First step: The 2D photos of the “real” engine are the basis for the next step in the digitalization process.
Second step: In virtual reality, photogrammetry is an extremely important tool that helps in creating initial, realistic 3D models.
Third step: In the initial digital model, technicians smooth out its contours and remove the colors.
Fourth step: A screenshot from the program shows the variety of surfaces and colors that can be assigned to the digital engine.
Digital twin: Animations are now created from this virtual T64.
But as so often is the case, what sounds simple in theory is a whole different ball game in practice. Not because Staak and his team don’t know how to create animations, but because when the CH-53G went into production back in the 1960s, no 3D data was created using computer aided design (CAD) as would usually be the case today. This leaves the team without a data basis from which to start. They can, however, create the data themselves by working backwards—and that is precisely what they did.
This alternative approach took several days and involved taking hundreds of individual and overlapping photos of the engine from every conceivable angle. To capture the components inside the engine that are of key relevance to replacing the seals, the engineers partially dismantled the engine. “We then used software to convert the 2D images into a 3D model of the engine to make a kind of ‘light’ version of a digital twin,” Staak explains.
Fortunately, the developers don’t (yet) require full depth of detail. “This isn’t about millimeter precision. What matters most is that the engine mechanics can grasp what’s going on in the aminations at first glance without any scope for misunderstanding,” Artificial intelligence (AI) software is also a great help here. “Today’s technology makes it possible to rework a lot of things automatically, such as unfavorable lighting or shadowing,” Staak says.
The next stage: interactive electronic technical manual (IETM)
At the end of their joint development project, the German Armed Forces and MTU put together step-by-step instructions on how to change the seals. “These are a useful aid that mechanics can refer to at any time, helping to facilitate and speed up the work steps they perform while also reducing the scope for error,” Niklas explains. Displayed on a tablet or similar device next to the mechanic, the animation shows the correct assembly location, the position of the next component, which tool to use, and parameters such as the necessary and permissible torque. If anything is unclear, the mechanic can simply replay the work step. An interactive electronic technical manual, or IETM, makes all the difference.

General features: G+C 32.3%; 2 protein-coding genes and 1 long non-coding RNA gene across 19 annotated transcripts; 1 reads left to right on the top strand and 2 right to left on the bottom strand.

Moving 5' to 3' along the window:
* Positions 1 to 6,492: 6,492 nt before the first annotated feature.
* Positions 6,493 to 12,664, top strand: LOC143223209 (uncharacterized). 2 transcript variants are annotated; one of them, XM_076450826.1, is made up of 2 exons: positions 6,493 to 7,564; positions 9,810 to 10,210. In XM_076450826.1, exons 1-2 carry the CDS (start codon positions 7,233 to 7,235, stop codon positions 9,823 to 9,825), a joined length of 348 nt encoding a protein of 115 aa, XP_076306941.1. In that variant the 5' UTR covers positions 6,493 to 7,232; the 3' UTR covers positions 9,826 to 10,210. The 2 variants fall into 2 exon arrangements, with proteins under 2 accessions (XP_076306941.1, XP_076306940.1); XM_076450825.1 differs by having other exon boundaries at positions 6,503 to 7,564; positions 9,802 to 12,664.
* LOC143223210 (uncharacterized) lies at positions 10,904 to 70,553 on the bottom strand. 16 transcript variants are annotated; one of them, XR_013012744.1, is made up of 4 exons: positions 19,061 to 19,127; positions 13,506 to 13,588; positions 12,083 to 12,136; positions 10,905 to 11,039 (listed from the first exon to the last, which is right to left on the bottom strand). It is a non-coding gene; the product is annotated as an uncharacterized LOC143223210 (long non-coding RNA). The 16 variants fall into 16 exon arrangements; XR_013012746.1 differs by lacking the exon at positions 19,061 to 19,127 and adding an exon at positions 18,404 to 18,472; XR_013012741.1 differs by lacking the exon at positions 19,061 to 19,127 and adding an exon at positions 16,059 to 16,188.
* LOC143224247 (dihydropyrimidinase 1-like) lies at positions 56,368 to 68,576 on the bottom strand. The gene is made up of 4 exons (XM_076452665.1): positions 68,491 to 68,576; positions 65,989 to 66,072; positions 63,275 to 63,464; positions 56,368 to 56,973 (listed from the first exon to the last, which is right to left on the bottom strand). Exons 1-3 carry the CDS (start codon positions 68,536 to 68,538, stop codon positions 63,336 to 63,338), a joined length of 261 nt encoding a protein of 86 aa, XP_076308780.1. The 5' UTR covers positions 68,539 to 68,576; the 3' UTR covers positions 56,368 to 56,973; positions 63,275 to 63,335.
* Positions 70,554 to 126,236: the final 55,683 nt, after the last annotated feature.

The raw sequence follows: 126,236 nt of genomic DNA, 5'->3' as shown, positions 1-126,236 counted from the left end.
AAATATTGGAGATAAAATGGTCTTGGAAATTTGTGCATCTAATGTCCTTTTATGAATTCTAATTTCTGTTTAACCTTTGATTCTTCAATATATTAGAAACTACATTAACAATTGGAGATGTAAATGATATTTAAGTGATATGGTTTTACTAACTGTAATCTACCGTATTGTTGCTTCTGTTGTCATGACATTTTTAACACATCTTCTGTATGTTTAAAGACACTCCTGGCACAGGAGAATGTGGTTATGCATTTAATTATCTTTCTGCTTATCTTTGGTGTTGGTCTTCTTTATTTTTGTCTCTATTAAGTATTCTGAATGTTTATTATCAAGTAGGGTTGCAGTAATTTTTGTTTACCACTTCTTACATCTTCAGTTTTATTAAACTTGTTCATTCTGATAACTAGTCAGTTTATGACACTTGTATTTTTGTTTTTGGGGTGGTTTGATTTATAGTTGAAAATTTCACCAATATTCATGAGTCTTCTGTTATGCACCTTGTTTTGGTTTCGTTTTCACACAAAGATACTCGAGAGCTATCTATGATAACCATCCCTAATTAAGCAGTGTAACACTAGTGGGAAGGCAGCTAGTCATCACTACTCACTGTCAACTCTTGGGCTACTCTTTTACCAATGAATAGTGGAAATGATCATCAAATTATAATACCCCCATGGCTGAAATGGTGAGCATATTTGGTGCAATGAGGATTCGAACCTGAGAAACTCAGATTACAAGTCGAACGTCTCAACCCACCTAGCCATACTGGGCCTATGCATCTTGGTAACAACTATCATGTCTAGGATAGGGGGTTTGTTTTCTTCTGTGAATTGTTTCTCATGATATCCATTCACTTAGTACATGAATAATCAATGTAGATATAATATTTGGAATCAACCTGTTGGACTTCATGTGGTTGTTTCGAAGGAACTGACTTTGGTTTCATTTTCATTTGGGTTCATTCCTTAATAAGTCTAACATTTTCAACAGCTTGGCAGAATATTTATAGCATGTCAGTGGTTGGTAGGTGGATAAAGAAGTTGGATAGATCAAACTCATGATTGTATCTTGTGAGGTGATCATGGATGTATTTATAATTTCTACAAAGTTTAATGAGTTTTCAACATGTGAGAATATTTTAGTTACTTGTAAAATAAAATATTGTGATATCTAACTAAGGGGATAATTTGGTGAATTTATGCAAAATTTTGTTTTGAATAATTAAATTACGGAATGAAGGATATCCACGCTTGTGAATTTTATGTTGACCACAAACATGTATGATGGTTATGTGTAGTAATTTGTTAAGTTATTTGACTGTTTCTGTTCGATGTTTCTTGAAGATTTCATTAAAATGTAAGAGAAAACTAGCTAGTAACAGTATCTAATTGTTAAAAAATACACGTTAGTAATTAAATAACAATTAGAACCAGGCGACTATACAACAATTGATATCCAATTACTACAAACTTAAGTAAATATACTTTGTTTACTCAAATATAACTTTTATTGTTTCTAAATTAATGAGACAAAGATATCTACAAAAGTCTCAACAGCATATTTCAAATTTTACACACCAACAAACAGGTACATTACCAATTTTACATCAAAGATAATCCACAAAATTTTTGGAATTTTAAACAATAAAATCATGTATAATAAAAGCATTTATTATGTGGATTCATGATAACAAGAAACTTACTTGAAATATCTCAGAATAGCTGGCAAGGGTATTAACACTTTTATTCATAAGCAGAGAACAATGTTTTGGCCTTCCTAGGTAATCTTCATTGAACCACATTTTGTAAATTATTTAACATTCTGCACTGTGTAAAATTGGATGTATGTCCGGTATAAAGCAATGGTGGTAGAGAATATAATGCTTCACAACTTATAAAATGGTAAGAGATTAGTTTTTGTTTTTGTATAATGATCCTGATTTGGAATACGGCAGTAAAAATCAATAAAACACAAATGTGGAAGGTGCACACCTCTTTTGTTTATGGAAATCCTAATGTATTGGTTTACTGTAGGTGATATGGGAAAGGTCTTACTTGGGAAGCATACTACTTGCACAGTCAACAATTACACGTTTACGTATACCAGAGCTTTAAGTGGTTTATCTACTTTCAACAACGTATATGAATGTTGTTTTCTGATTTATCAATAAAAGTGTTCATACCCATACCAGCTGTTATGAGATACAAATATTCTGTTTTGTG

Looking further into the future, Staak says: “When we take things to the next stage, the tablet might even become surplus to requirements if, say, we play the animations through augmented reality glasses and make them voice-controlled.” Creating the animation in the first place naturally ties up a great deal of resources, he explains. “But the advantages for the repair shop are huge.”
In the case of the T64 seal replacements, the German Armed Forces and MTU have now reached the next, possibly even final step: “We’re already looking at how to integrate the animations into our partner’s operations,” Niklas says. He’s convinced that all the time and resources invested will be worth it. “An engine like the T64 is expected and likely to remain in service for another decade or so, which leaves us plenty of time to amortize the costs.”